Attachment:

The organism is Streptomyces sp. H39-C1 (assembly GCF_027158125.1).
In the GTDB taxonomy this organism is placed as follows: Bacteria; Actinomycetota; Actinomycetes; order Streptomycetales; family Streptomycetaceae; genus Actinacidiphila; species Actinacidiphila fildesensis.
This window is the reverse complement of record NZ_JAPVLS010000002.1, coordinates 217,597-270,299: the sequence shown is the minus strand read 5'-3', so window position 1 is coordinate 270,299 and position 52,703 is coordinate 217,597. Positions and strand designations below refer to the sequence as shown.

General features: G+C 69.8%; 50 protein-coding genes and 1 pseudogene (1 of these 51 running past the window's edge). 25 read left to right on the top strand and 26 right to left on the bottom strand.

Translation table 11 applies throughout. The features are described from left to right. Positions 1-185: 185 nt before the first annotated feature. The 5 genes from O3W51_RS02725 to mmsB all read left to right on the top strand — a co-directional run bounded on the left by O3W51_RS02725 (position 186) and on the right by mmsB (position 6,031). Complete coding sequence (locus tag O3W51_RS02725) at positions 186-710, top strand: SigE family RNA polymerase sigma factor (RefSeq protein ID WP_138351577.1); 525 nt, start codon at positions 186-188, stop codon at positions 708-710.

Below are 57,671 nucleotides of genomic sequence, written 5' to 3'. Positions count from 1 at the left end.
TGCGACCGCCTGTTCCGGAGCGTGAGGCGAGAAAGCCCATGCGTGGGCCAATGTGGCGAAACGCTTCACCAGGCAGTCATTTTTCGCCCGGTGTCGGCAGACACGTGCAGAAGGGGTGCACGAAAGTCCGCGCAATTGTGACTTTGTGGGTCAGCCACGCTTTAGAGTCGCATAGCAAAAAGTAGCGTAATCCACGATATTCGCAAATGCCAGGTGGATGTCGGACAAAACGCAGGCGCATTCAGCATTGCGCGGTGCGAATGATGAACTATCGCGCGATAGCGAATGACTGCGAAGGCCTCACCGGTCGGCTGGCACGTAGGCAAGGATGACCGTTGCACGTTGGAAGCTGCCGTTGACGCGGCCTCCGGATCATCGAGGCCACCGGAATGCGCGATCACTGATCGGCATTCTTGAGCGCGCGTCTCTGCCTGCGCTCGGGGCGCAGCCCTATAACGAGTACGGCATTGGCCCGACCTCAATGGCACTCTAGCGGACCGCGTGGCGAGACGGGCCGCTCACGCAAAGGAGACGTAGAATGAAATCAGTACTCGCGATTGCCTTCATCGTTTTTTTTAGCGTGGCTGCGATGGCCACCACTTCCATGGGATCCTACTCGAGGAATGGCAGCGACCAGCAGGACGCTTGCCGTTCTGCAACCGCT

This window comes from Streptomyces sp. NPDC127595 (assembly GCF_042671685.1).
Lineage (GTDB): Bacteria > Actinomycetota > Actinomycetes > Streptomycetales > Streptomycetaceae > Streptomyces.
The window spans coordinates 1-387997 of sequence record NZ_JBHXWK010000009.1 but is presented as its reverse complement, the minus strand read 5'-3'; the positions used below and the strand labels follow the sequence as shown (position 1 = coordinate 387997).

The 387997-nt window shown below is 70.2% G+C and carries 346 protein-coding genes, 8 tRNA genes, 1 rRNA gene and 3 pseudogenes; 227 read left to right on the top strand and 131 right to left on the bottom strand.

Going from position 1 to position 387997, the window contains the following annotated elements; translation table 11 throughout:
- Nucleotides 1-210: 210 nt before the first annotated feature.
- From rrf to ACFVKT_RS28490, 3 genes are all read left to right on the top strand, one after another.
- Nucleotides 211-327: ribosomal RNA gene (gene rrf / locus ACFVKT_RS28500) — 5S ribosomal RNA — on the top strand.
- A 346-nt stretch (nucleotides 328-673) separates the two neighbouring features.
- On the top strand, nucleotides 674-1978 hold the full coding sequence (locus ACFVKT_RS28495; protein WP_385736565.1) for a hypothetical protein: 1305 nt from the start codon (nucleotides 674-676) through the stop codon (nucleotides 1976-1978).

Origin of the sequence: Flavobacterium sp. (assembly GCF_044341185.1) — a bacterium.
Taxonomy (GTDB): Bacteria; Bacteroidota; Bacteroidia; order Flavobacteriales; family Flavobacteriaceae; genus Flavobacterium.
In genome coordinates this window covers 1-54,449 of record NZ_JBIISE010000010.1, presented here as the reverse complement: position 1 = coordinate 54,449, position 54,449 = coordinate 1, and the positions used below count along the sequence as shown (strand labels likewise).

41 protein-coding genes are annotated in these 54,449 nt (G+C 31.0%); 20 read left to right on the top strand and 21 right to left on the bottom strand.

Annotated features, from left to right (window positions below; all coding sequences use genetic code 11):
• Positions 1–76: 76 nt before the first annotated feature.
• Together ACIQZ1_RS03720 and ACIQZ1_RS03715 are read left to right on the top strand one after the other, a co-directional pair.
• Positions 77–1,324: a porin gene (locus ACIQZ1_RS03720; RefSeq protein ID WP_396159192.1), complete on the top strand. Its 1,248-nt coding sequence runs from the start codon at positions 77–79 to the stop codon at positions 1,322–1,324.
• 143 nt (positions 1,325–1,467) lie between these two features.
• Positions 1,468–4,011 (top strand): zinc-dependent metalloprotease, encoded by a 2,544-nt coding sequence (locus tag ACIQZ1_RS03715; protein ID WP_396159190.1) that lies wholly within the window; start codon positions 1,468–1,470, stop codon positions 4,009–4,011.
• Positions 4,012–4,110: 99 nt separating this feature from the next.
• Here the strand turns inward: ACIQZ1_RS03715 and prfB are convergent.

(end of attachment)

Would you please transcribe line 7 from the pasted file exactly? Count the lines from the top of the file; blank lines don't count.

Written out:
TGCGACCGCCTGTTCCGGAGCGTGAGGCGAGAAAGCCCATGCGTGGGCCAATGTGGCGAAACGCTTCACCAGGCAGTCATTTTTCGCCCGGTGTCGGCAGACACGTGCAGAAGGGGTGCACGAAAGTCCGCGCAATTGTGACTTTGTGGGTCAGCCACGCTTTAGAGTCGCATAGCAAAAAGTAGCGTAATCCACGATATTCGCAAATGCCAGGTGGATGTCGGACAAAACGCAGGCGCATTCAGCATTGCGCGGTGCGAATGATGAACTATCGCGCGATAGCGAATGACTGCGAAGGCCTCACCGGTCGGCTGGCACGTAGGCAAGGATGACCGTTGCACGTTGGAAGCTGCCGTTGACGCGGCCTCCGGATCATCGAGGCCACCGGAATGCGCGATCACTGATCGGCATTCTTGAGCGCGCGTCTCTGCCTGCGCTCGGGGCGCAGCCCTATAACGAGTACGGCATTGGCCCGACCTCAATGGCACTCTAGCGGACCGCGTGGCGAGACGGGCCGCTCACGCAAAGGAGACGTAGAATGAAATCAGTACTCGCGATTGCCTTCATCGTTTTTTTTAGCGTGGCTGCGATGGCCACCACTTCCATGGGATCCTACTCGAGGAATGGCAGCGACCAGCAGGACGCTTGCCGTTCTGCAACCGCT